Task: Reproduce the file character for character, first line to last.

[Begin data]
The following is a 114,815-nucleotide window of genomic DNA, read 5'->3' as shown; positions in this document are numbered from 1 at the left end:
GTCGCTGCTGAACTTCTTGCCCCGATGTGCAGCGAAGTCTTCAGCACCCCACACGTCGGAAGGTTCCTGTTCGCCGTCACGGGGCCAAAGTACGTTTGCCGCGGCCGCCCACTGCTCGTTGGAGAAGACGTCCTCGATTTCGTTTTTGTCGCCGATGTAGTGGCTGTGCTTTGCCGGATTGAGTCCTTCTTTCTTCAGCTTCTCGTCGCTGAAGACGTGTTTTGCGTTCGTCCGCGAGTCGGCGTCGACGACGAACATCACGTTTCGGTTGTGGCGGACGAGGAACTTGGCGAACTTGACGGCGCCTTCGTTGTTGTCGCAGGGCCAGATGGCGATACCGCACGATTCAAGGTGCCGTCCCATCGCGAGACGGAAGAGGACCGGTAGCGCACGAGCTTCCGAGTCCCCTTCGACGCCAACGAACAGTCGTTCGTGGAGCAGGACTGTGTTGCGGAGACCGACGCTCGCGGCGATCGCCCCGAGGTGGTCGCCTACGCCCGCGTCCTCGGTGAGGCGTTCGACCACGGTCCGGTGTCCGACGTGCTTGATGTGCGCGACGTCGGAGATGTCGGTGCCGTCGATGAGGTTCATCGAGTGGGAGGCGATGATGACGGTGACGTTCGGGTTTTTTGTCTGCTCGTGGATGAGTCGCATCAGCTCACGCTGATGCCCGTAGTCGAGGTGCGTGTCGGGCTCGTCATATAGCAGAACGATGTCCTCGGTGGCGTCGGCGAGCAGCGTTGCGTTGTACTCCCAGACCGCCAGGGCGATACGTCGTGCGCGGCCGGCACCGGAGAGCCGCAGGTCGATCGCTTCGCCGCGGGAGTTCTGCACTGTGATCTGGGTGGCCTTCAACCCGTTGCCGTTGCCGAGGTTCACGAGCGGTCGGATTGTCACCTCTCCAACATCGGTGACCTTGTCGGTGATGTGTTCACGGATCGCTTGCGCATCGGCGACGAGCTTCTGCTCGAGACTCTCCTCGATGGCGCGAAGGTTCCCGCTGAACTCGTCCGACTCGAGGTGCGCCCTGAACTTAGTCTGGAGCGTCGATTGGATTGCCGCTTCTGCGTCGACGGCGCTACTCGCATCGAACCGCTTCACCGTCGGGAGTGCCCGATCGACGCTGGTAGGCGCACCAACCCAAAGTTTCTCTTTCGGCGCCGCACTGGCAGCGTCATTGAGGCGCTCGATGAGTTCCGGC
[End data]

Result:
The following is a 114,815-nucleotide window of genomic DNA, read 5'->3' as shown; positions in this document are numbered from 1 at the left end:
GTCGCTGCTGAACTTCTTGCCCCGATGTGCAGCGAAGTCTTCAGCACCCCACACGTCGGAAGGTTCCTGTTCGCCGTCACGGGGCCAAAGTACGTTTGCCGCGGCCGCCCACTGCTCGTTGGAGAAGACGTCCTCGATTTCGTTTTTGTCGCCGATGTAGTGGCTGTGCTTTGCCGGATTGAGTCCTTCTTTCTTCAGCTTCTCGTCGCTGAAGACGTGTTTTGCGTTCGTCCGCGAGTCGGCGTCGACGACGAACATCACGTTTCGGTTGTGGCGGACGAGGAACTTGGCGAACTTGACGGCGCCTTCGTTGTTGTCGCAGGGCCAGATGGCGATACCGCACGATTCAAGGTGCCGTCCCATCGCGAGACGGAAGAGGACCGGTAGCGCACGAGCTTCCGAGTCCCCTTCGACGCCAACGAACAGTCGTTCGTGGAGCAGGACTGTGTTGCGGAGACCGACGCTCGCGGCGATCGCCCCGAGGTGGTCGCCTACGCCCGCGTCCTCGGTGAGGCGTTCGACCACGGTCCGGTGTCCGACGTGCTTGATGTGCGCGACGTCGGAGATGTCGGTGCCGTCGATGAGGTTCATCGAGTGGGAGGCGATGATGACGGTGACGTTCGGGTTTTTTGTCTGCTCGTGGATGAGTCGCATCAGCTCACGCTGATGCCCGTAGTCGAGGTGCGTGTCGGGCTCGTCATATAGCAGAACGATGTCCTCGGTGGCGTCGGCGAGCAGCGTTGCGTTGTACTCCCAGACCGCCAGGGCGATACGTCGTGCGCGGCCGGCACCGGAGAGCCGCAGGTCGATCGCTTCGCCGCGGGAGTTCTGCACTGTGATCTGGGTGGCCTTCAACCCGTTGCCGTTGCCGAGGTTCACGAGCGGTCGGATTGTCACCTCTCCAACATCGGTGACCTTGTCGGTGATGTGTTCACGGATCGCTTGCGCATCGGCGACGAGCTTCTGCTCGAGACTCTCCTCGATGGCGCGAAGGTTCCCGCTGAACTCGTCCGACTCGAGGTGCGCCCTGAACTTAGTCTGGAGCGTCGATTGGATTGCCGCTTCTGCGTCGACGGCGCTACTCGCATCGAACCGCTTCACCGTCGGGAGTGCCCGATCGACGCTGGTAGGCGCACCAACCCAAAGTTTCTCTTTCGGCGCCGCACTGGCAGCGTCATTGAGGCGCTCGATGAGTTCCGGC